A breakthrough happened in 1999 when the World Bank launched the Nile Basin Initiative (NBI). The NBI included all basin states and aimed for sustainable socio-economic development through a just utilisation and management of water resources. On the technical level, the NBI was a model of success. It had a very sophisticated design and multiple working mandates which generated several successful initiatives. Examples of these initiatives included water quality projects, to which all riparian states contributed. However, the NBI failed to establish a new agreement for sharing of water. The Egyptian and Sudanese negotiators wanted to include the water shares codified in the previously mentioned 1959 agreement. The reasoning of those downstream was the concept of water security. Both the countries felt that their water security would be harmed if their water shares were decreased as they do not have other alternatives. Egypt declared that the Egyptian citizen’s water use is less than 600 m3 per year which is much less than the UN water scarcity threshold of 1,000 m3 per capita per year. On the other hand, upstream states did not want to explicitly include any specific water shares. As a result, the Egyptians and the Sudanese withdrew from the negotiations. Thus, the matter was once more left hanging.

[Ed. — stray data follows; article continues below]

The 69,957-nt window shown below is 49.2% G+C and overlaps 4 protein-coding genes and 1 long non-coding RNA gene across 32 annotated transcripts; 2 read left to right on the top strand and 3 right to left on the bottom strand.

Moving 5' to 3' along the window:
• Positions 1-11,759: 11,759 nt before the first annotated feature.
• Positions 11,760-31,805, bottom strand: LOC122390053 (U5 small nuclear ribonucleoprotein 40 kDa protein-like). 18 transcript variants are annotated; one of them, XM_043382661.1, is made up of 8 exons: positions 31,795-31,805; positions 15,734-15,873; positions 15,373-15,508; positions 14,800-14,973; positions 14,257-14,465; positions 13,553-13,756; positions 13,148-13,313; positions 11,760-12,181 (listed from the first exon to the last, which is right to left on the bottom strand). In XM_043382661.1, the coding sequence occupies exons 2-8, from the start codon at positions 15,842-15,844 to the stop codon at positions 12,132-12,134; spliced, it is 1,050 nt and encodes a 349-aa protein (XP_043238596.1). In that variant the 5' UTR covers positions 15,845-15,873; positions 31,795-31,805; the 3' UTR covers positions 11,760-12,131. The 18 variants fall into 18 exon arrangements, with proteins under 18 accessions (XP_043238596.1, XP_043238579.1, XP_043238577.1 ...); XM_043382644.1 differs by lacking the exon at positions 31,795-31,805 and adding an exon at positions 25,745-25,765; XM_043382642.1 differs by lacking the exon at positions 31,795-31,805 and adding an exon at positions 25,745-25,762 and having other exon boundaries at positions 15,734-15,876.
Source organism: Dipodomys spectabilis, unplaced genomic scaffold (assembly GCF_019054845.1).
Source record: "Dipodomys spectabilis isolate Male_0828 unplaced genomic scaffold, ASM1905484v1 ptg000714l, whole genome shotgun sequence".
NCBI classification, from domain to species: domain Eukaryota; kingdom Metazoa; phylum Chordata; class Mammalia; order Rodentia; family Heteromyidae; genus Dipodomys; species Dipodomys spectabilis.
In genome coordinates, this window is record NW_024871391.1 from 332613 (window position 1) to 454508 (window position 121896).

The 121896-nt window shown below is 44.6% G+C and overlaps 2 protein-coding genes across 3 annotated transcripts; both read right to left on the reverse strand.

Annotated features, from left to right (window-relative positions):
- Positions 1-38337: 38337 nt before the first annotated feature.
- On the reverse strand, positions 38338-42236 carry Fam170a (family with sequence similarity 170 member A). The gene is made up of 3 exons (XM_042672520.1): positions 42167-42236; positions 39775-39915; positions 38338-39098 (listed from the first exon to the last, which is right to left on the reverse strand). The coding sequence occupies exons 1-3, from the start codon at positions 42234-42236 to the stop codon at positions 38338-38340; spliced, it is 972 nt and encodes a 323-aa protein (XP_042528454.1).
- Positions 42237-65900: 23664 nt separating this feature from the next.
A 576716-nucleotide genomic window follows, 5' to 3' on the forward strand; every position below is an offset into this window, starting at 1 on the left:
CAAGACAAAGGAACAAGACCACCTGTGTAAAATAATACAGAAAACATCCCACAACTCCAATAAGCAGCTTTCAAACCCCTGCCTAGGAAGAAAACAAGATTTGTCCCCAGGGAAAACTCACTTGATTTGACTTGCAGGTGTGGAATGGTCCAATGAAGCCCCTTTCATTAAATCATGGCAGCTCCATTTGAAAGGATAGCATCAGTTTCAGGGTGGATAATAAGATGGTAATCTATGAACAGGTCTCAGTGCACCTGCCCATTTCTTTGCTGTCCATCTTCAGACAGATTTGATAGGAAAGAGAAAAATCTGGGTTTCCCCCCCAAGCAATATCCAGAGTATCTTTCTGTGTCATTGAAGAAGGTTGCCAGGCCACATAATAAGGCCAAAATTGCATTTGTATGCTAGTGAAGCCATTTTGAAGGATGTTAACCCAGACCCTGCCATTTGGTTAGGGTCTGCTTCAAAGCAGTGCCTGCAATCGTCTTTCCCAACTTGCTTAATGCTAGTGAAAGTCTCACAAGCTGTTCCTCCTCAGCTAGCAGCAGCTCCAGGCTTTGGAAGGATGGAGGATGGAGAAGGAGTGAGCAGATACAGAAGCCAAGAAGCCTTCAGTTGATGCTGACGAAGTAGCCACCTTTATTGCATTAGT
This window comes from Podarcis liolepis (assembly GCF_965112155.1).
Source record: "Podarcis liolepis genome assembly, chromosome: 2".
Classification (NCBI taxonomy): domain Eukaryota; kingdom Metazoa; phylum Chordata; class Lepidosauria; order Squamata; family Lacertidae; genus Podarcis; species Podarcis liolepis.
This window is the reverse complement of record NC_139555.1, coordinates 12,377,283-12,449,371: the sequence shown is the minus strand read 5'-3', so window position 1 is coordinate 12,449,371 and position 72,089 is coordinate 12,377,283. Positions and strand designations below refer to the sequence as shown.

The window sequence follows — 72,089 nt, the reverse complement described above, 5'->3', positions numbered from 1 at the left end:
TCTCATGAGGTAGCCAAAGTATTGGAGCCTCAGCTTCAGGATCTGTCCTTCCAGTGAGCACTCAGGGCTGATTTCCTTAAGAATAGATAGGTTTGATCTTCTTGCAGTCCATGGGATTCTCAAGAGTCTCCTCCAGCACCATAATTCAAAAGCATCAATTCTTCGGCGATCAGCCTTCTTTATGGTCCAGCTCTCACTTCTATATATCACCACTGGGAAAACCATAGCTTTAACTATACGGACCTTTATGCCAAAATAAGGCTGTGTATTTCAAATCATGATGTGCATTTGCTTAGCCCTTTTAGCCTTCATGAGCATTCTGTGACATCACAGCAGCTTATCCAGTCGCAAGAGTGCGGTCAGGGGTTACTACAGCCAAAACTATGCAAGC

Fast forward to 2010, the situation escalated rapidly when upstream countries Ethiopia, Kenya, Rwanda, Tanzania and Uganda signed a renegotiated Cooperative Framework Agreement (CFA) unilaterally. CFA aims at replacing the NBI with a permanent Nile Basin Commission which should take over the basin wide water governance. Articles 4 and 5 of the CFA state the principles of ‘Equitable and Reasonable Utilisation’ and ‘Do No significant Harm’. However, the principles are considered vague as there are no legal definitions yet, for the terms equitable, reasonable and significant. Additionally, CFA does not mention who gets to decide how to move forward from such global, non-specific principles.